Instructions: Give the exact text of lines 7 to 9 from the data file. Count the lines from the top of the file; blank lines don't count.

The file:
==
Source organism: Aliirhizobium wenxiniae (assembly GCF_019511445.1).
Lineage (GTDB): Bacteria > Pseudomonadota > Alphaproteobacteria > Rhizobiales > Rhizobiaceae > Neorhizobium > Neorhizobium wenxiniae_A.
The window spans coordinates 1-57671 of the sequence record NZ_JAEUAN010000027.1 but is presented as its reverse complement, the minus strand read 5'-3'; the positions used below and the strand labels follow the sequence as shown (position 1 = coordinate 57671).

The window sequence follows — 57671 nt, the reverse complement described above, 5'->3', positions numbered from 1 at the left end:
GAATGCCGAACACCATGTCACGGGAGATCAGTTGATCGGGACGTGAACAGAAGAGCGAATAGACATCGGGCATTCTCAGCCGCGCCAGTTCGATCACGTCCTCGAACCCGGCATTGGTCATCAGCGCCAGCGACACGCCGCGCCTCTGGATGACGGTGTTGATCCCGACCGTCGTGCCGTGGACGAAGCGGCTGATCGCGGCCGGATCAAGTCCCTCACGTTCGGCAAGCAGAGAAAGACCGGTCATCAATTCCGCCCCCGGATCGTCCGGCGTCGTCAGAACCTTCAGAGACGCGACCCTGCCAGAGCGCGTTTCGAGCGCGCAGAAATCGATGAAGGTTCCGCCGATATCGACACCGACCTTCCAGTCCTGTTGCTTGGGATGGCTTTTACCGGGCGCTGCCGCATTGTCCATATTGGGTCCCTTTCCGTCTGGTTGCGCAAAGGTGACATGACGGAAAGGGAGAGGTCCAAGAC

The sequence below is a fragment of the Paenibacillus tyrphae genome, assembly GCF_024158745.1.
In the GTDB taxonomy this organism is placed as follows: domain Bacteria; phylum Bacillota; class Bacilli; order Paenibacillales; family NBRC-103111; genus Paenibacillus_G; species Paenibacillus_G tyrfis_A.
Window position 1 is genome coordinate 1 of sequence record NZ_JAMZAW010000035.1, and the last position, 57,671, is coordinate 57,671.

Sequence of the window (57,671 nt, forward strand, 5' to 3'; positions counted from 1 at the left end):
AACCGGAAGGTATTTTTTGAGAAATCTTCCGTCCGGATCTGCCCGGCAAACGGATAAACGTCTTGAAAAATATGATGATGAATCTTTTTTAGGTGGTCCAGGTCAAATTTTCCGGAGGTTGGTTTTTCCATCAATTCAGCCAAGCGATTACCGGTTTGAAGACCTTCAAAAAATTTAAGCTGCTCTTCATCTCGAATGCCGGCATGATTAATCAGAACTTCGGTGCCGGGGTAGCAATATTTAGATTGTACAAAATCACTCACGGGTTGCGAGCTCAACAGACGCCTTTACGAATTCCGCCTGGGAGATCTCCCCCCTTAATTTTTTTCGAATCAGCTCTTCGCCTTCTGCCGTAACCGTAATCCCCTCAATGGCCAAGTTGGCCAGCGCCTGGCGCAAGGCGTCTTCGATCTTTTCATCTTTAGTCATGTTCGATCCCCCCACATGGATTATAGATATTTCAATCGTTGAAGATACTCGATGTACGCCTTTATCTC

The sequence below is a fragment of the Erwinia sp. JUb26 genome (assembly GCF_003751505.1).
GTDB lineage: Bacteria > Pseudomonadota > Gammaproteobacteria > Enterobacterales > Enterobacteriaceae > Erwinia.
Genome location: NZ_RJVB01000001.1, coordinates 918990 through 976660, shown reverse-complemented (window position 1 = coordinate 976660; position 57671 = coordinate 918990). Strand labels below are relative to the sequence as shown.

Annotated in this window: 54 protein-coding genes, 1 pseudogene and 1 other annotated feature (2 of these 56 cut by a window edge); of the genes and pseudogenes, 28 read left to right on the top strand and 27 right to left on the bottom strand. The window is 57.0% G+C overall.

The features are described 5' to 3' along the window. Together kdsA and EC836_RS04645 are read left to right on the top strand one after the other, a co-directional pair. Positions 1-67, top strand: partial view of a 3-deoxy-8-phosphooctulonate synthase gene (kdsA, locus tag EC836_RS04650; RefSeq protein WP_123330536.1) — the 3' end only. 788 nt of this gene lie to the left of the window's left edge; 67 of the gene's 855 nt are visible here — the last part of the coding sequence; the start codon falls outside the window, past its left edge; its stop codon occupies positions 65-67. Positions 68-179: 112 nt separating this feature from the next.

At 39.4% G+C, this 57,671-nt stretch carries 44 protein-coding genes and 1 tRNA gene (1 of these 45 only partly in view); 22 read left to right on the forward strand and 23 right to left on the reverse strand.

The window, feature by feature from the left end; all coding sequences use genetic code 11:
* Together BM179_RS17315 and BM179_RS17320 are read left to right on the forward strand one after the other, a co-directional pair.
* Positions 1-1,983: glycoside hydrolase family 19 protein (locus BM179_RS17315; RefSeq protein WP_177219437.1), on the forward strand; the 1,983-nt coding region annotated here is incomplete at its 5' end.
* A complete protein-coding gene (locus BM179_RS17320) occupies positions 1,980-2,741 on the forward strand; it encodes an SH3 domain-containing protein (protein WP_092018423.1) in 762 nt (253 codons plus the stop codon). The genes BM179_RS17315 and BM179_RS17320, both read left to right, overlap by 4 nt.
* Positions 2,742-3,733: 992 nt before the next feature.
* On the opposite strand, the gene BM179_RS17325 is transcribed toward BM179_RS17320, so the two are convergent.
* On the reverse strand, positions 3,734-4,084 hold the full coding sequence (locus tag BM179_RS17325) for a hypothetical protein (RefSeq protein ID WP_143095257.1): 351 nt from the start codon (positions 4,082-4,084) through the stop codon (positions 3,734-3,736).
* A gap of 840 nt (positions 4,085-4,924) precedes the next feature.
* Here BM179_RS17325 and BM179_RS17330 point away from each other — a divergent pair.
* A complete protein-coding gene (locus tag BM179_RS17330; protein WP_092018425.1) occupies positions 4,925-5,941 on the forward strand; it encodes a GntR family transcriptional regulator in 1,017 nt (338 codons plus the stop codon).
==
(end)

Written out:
In the GTDB taxonomy this organism is placed as follows: domain Bacteria; phylum Bacillota; class Bacilli; order Paenibacillales; family NBRC-103111; genus Paenibacillus_G; species Paenibacillus_G tyrfis_A.
Window position 1 is genome coordinate 1 of sequence record NZ_JAMZAW010000035.1, and the last position, 57,671, is coordinate 57,671.

Sequence of the window (57,671 nt, forward strand, 5' to 3'; positions counted from 1 at the left end):